and eventual dismantlement of North Korea's graphite-moderated
reactors and related reprocessing facilities, North Korea would
be provided with two proliferation-resistant, light-water
reactors.  We also agreed to provide North Korea heavy fuel oil
until completion of the first of the two LWRs. Although we had
sought to interest the North Koreans in conventional power plants
as a substitute for their graphite-moderated reactors, they
insisted on nuclear reactors.

When this Administration first approached Congress for HFO
funding, our expectation was that 30 million dollars per year
would be enough, and that the international community would make
up any difference between that amount and the total HFO cost.  We
are disappointed that, despite our best efforts, and generous
support particularly from the EU and Australia, we have not been
able to persuade enough others to make substantial contributions.
Money is now dangerously short, and we must find a way for KEDO
to deliver on our Agreed Framework commitments.  Otherwise --
putting aside technical legal arguments -- the United States and
our allies would lose irretrievably our best means of ending,
however slowly and painfully, North Korea's program to develop
and proliferate weapons of mass destruction.  We would provide
Pyongyang with a clear pretext for reneging on its Agreed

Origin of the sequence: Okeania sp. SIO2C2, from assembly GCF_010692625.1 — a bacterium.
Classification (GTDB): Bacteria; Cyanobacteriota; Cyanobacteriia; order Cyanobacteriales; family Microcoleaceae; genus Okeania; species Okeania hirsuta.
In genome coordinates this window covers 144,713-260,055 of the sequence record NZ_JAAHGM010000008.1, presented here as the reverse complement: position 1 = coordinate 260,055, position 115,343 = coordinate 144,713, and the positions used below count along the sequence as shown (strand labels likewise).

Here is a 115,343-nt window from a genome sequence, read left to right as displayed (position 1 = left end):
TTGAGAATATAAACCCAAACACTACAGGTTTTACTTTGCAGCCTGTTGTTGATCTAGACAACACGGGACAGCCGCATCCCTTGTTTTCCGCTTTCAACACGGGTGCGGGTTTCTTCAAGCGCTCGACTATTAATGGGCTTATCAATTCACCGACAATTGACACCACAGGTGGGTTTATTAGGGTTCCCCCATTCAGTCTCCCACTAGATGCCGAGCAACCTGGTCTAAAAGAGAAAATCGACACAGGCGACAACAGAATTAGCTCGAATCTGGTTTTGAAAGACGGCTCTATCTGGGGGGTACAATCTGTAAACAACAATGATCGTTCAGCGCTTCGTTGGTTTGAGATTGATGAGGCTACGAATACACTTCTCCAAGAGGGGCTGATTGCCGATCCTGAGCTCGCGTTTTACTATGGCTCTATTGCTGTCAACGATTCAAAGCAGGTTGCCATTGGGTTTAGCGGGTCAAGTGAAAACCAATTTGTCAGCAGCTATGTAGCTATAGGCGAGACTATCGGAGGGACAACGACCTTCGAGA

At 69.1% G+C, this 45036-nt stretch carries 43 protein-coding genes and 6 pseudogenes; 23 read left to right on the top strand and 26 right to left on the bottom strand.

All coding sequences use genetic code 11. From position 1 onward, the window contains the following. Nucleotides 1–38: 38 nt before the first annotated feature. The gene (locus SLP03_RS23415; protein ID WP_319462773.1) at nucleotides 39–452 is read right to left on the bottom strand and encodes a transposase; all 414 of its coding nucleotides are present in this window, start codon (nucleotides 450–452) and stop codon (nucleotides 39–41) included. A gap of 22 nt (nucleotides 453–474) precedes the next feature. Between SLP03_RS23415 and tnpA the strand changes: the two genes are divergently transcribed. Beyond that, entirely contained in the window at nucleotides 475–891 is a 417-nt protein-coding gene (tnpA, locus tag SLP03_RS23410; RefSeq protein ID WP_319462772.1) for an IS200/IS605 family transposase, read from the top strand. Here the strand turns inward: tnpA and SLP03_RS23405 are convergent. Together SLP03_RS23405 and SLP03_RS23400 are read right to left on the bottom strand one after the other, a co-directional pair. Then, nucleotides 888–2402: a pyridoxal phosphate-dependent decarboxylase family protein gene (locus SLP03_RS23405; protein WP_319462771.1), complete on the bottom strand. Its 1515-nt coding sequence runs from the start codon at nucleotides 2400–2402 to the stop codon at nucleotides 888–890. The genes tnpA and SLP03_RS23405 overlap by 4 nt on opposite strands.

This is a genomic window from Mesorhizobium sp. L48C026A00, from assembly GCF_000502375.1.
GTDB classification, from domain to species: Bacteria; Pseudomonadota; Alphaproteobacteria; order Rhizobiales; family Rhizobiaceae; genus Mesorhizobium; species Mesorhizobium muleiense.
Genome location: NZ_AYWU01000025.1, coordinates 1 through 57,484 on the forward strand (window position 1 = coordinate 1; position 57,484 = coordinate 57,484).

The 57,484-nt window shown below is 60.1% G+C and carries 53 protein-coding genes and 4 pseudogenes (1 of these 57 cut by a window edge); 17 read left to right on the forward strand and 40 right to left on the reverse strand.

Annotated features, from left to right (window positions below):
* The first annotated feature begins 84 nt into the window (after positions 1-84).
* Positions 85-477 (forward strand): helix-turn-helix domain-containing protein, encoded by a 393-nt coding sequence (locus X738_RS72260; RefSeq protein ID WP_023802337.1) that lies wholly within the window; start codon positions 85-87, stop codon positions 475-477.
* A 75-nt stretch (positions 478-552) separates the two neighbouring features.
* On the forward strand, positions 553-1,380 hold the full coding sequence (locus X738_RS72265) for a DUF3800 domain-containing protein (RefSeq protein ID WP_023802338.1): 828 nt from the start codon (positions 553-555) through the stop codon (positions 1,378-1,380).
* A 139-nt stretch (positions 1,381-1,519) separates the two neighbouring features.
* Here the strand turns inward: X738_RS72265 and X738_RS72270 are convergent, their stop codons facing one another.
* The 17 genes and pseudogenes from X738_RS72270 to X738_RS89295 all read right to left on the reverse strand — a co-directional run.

Framework commitments, and the resulting collapse of the Agreed
Framework would move us back to the crisis days of 1993-94 -- or
worse.

Despite our continued frustration and alarm over North Korean
actions -- which have varied in our view from aggressive and
provocative to puzzling and inconsistent -- we and our allies
will always be dealing with the North from a position of
political, economic and military superiority.  As such, we remain
convinced that firm and steadfast use of KEDO and the other
channels it has opened to us is the best way to obtain the
results we seek with respect to North Korea both in the short and
long term.

While we are hopeful that the resumption of dialogues with North
Korea on missiles, terrorism, the Four Party talks, and the
suspect underground construction will each result in concrete
results, we firmly believe that the Agreed Framework must
continue to be the centerpiece of U.S. policy toward the D.P.R.K.
for some time to come.  Though not perfect, the Agreed Framework
is still the only viable alternative we have that has a chance to
keep North Korea's nuclear activities in check and keep the North
engaged on other matters.

Without the Agreed Framework, North Korea would already have
produced a sizable amount of weapons-grade plutonium.  We have
prevented that for close to four years, and we are committed to
ensuring that this remains the case for the future.  This is
without doubt in the interest of the U.S. and our friends and
allies in and beyond the region.

We are clearly better off with the North Korean nuclear
facilities at Yongbyon shut down.  To cite specifics:  those
nuclear facilities are under IAEA monitoring; Pyongyong has
agreed as a result of this past round of negotiations to can its
remaining spent fuel, and there is a team on its way there now